Just days after the release of patches for a critical pre-authentication flaw in Progress Software’s WS_FTP server product, security experts have detected active exploitation in the wild against multiple target environments.
Cybersecurity vendor Rapid7 raised the alarm over the weekend after it spotted instances of live exploitation of the WS_FTP vulnerability in various customer environments.
According to Caitlin Condon, head of vulnerability research at Rapid7, the easy-to-exploit CVE-2023-40044 vulnerability is already in the crosshairs of attackers attempting mass exploitation of vulnerable WS_FTP servers.
“The process execution chain looks the same across all observed instances, indicating possible mass exploitation of vulnerable WS_FTP servers. Additionally, our MDR team has observed the same Burp Suite domain used across all incidents, which may point to a single threat actor behind the activity we’ve seen,” Condon said.
The critical-severity flaw, which carries a CVSS score of 10/10, can be triggered by attackers over the internet and affects all WS_FTP Server versions prior to 8.7.4 and 8.8.2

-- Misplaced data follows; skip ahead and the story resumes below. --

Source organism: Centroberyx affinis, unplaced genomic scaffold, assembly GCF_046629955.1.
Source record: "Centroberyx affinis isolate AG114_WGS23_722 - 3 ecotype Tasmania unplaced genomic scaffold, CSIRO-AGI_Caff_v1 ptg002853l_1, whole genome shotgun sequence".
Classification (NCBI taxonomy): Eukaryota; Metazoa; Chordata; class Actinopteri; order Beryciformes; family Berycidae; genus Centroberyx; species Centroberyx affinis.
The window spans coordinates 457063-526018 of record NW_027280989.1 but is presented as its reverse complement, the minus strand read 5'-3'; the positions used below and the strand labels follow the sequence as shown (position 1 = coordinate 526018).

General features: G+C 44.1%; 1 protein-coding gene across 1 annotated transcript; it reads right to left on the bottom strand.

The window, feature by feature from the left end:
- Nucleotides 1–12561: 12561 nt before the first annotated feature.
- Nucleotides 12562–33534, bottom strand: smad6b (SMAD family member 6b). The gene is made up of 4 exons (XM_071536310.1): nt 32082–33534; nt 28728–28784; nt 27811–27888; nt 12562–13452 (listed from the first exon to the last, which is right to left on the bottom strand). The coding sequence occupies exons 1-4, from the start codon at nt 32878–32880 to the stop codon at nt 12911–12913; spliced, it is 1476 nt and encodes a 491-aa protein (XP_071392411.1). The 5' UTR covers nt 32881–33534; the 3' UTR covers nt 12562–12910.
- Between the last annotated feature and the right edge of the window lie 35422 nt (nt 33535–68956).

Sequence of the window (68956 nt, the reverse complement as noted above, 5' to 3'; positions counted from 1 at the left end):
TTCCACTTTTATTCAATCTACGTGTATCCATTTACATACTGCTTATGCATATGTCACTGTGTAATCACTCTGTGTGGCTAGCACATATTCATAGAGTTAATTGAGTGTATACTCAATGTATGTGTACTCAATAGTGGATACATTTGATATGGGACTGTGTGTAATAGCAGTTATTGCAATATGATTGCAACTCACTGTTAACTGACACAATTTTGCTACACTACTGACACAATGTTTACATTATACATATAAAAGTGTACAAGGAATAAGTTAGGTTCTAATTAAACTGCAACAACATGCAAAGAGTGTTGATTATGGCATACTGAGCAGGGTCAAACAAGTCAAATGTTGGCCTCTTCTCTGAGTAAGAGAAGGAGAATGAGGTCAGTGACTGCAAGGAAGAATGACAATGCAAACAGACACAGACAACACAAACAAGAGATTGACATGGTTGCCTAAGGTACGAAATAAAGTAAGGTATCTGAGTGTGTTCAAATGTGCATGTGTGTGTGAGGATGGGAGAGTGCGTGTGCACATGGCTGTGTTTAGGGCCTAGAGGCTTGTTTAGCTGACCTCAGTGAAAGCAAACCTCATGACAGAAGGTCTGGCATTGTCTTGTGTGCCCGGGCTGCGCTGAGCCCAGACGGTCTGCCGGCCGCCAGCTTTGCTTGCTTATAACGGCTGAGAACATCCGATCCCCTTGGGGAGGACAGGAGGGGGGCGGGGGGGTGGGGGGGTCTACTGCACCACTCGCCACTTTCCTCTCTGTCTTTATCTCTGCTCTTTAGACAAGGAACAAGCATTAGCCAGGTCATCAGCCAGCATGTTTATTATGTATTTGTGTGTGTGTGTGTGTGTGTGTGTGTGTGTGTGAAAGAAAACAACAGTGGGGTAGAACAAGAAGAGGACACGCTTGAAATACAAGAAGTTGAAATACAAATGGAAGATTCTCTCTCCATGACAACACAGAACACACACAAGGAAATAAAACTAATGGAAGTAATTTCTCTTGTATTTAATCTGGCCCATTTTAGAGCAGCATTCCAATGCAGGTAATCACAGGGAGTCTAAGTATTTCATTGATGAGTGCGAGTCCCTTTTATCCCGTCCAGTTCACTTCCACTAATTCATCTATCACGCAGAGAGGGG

Assetnote, the research outfit that discovered the issue, warns that the flaw affects the entire Ad Hoc Transfer component of WS_FTP. “It was a bit shocking that we were able to reach the deserialization sink without any authentication,” the company said in a note documenting the findings.
“The issue discovered in Progress WS_FTP was within a HTTP Module called MyFileUpload.UploadModule. This HTTP module is responsible for _all_ file uploads made within the AHT application. It was wild to see all file upload functionality being implemented inside a HTTP module, as our belief as engineers is that HTTP modules should not be responsible for file upload functionality (especially given that HTTP modules run on literally every request cycle),” Assetnote added.
Assetnote said it found nearly 3,000 hosts on the internet that are running WS_FTP with an exposed web server and noted that most of the exposed assets belong to large enterprises, governments and educational institutions.
Progress Software’s security response team has found itself scrambling to respond to a wave of debilitating ransomware attacks that exploited zero-day flaws in its MOVEit managed file transfer software product.
Earlier this year, the company rushed out patches to cover at least three critical vulnerabilities and announced plans to release regular service packs with a “predictable, simple and transparent process for product and security fixes.”
Software vendors typically use a service pack to deliver a collection of updates, fixes, features or enhancements to an application. Service packs are delivered in the form of a single installable package.